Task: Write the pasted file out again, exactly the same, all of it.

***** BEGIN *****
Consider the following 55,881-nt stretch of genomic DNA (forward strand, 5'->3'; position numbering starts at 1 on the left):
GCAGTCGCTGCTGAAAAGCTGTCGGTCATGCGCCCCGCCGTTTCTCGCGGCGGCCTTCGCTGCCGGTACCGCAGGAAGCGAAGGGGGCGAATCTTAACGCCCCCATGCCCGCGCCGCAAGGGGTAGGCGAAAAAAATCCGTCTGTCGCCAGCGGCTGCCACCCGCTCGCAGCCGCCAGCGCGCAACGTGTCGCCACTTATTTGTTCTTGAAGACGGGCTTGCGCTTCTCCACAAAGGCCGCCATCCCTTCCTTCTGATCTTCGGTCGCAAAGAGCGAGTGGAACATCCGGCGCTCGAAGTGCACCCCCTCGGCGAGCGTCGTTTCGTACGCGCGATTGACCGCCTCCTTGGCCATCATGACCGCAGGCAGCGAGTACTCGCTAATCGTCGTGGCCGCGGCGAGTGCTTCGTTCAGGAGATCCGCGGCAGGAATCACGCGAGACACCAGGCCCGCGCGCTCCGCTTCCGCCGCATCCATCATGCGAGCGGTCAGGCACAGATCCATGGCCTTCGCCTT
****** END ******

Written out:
Consider the following 55,881-nt stretch of genomic DNA (forward strand, 5'->3'; position numbering starts at 1 on the left):
GCAGTCGCTGCTGAAAAGCTGTCGGTCATGCGCCCCGCCGTTTCTCGCGGCGGCCTTCGCTGCCGGTACCGCAGGAAGCGAAGGGGGCGAATCTTAACGCCCCCATGCCCGCGCCGCAAGGGGTAGGCGAAAAAAATCCGTCTGTCGCCAGCGGCTGCCACCCGCTCGCAGCCGCCAGCGCGCAACGTGTCGCCACTTATTTGTTCTTGAAGACGGGCTTGCGCTTCTCCACAAAGGCCGCCATCCCTTCCTTCTGATCTTCGGTCGCAAAGAGCGAGTGGAACATCCGGCGCTCGAAGTGCACCCCCTCGGCGAGCGTCGTTTCGTACGCGCGATTGACCGCCTCCTTGGCCATCATGACCGCAGGCAGCGAGTACTCGCTAATCGTCGTGGCCGCGGCGAGTGCTTCGTTCAGGAGATCCGCGGCAGGAATCACGCGAGACACCAGGCCCGCGCGCTCCGCTTCCGCCGCATCCATCATGCGAGCGGTCAGGCACAGATCCATGGCCTTCGCCTT